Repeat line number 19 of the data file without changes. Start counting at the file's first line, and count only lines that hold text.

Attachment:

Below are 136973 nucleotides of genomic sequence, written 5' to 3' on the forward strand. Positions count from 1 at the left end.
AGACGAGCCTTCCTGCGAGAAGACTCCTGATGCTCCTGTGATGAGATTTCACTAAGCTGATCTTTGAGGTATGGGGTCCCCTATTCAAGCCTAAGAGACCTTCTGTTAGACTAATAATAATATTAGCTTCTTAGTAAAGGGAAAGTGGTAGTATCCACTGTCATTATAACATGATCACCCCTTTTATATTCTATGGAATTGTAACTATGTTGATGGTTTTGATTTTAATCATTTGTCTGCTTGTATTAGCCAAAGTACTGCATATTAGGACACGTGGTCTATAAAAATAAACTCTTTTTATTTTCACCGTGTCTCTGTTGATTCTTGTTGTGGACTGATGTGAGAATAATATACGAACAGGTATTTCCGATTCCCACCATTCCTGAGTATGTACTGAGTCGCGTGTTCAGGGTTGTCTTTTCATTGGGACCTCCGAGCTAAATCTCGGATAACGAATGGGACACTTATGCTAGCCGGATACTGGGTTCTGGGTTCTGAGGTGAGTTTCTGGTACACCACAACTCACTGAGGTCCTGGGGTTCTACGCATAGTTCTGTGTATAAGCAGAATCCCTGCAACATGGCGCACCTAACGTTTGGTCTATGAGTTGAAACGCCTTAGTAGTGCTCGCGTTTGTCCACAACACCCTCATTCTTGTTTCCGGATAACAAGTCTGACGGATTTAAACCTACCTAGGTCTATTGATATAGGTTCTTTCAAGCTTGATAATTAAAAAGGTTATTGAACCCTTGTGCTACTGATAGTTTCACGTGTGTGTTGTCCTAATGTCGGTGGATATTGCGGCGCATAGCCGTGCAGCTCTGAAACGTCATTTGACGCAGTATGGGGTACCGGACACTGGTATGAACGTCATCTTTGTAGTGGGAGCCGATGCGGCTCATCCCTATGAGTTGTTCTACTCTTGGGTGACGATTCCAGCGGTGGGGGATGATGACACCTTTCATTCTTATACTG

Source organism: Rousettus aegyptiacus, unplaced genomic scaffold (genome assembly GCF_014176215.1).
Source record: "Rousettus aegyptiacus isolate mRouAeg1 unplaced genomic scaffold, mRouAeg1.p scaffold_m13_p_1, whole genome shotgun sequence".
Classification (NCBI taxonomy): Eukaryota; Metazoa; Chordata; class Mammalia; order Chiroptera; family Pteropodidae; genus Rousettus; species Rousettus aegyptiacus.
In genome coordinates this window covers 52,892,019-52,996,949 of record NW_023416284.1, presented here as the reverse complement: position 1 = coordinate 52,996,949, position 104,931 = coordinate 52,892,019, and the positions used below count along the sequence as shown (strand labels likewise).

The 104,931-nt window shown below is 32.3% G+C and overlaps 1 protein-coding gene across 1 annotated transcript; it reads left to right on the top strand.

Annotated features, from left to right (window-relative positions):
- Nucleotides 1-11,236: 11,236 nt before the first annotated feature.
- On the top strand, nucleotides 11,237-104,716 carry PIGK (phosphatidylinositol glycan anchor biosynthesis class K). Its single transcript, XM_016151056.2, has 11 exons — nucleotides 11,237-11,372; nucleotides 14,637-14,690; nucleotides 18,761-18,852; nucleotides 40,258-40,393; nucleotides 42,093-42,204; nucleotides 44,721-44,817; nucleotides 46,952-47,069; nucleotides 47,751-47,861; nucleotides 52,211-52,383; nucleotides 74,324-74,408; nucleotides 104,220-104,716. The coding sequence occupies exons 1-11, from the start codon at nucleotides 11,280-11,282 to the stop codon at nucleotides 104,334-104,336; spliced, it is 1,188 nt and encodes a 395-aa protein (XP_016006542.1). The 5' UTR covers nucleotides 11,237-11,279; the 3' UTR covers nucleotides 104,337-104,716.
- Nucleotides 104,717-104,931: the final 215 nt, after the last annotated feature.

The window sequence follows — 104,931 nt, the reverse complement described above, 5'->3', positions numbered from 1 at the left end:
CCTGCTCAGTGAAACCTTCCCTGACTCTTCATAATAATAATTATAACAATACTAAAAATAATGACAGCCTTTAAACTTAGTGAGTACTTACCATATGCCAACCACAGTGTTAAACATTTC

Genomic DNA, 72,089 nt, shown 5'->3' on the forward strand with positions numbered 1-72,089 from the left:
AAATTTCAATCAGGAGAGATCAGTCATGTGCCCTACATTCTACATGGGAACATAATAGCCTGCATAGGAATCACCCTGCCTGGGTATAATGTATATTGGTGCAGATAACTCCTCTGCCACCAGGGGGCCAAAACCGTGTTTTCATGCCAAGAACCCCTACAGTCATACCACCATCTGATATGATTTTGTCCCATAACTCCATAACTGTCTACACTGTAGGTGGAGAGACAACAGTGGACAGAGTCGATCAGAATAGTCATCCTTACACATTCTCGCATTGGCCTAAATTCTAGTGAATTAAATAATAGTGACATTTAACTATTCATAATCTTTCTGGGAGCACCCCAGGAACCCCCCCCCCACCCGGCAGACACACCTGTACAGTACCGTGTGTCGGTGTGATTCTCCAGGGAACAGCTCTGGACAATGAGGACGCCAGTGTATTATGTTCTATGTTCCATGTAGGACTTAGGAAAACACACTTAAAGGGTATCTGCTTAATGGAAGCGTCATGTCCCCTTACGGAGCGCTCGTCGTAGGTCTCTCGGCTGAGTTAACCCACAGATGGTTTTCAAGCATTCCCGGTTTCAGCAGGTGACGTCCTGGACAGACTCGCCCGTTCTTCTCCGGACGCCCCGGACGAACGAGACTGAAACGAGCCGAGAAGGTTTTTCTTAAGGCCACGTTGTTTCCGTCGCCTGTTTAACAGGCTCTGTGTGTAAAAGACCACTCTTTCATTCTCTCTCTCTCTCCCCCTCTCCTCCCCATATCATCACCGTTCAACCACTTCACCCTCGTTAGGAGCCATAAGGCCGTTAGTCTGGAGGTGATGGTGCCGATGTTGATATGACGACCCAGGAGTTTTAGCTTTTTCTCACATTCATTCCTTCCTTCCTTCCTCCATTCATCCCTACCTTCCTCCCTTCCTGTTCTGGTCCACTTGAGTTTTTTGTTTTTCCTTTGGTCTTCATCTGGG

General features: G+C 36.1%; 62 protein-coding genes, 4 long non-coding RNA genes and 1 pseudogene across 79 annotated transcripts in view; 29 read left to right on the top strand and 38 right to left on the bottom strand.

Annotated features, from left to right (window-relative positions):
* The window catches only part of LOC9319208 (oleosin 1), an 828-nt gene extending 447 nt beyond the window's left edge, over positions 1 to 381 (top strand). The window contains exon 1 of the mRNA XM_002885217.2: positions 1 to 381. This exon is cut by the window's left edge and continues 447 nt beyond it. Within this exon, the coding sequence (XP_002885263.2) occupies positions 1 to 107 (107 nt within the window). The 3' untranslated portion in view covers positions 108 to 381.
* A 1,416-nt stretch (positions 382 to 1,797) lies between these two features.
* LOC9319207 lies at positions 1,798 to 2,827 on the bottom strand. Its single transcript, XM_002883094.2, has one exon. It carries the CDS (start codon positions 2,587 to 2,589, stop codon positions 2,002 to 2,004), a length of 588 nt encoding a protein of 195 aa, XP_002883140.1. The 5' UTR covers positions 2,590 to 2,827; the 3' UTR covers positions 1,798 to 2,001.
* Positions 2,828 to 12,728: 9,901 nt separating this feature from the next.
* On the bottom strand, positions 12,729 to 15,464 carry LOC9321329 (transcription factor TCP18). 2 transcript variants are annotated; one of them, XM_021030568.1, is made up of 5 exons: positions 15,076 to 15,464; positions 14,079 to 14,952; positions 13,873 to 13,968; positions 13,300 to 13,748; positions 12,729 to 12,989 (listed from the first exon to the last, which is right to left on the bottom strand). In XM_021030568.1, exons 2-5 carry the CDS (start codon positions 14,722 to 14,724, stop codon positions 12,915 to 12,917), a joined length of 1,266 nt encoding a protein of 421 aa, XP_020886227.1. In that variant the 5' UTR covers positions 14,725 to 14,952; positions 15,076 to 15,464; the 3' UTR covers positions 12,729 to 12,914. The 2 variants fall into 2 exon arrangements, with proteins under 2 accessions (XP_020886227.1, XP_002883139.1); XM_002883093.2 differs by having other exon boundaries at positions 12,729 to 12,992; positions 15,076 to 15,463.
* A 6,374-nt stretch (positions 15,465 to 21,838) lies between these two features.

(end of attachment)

* A 1,416-nt stretch (positions 382 to 1,797) lies between these two features.